The article tells the story of two very sick women, who had similar names and ages and were patients of Kings County Hospital in Brooklyn in 1911. A woman named Margaret Mueller was declared dead by hospital officials, yet the hospital mistook her identity for that of my great-grandmother Mary Mueller, who was also very sick but still alive. The articles go on to state how the hospital officials reached out to family members and friends to identify the body. Mary had no other family in New York, only her husband Emil Mueller who was currently a resident of the Kings County Insane Asylum, and her two young children. However, hospital officials believed him when he declared that the dead woman was indeed his wife, even though Mary’s best friend, and the executrix for her estate, did not believe that the body was Mary’s.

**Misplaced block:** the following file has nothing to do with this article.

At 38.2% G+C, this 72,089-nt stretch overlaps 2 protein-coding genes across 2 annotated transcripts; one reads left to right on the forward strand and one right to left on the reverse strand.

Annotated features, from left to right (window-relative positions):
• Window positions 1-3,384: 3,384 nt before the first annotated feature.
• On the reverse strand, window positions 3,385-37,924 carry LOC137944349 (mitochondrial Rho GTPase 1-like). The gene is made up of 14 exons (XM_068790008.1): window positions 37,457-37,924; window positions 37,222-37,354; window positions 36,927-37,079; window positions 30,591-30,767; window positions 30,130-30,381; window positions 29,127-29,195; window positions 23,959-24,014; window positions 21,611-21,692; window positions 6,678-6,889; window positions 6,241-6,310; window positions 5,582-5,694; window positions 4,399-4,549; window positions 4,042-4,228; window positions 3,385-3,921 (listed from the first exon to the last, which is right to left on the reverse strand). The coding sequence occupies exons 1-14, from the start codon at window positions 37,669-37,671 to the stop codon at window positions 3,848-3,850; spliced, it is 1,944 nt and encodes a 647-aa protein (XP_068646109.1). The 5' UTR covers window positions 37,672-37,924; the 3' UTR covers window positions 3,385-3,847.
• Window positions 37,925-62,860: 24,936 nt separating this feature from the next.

A funeral for Mary Mueller was held in her own house, followed by her burial. Two weeks after the burial, Mary’s will was being presented for probate in court. During the proceedings, Mary walked in to say that she was very much alive, and “not to distribute her estate.” The articles continue to say that people in Mary’s neighborhood and her lawyers were shocked and thought that she rose from the dead! Without close family and relations to vouch for Mary Mueller, the future of her estate was left in the hands of an elderly husband who more than likely had Alzheimer’s.
Original records are essential to establishing verified facts in genealogical records. However, it is newspaper articles, announcements, and other written accounts that can provide us with more color and detail about the lives of our ancestors. These accounts reveal the hardships endured that other original records cannot provide for the family researcher.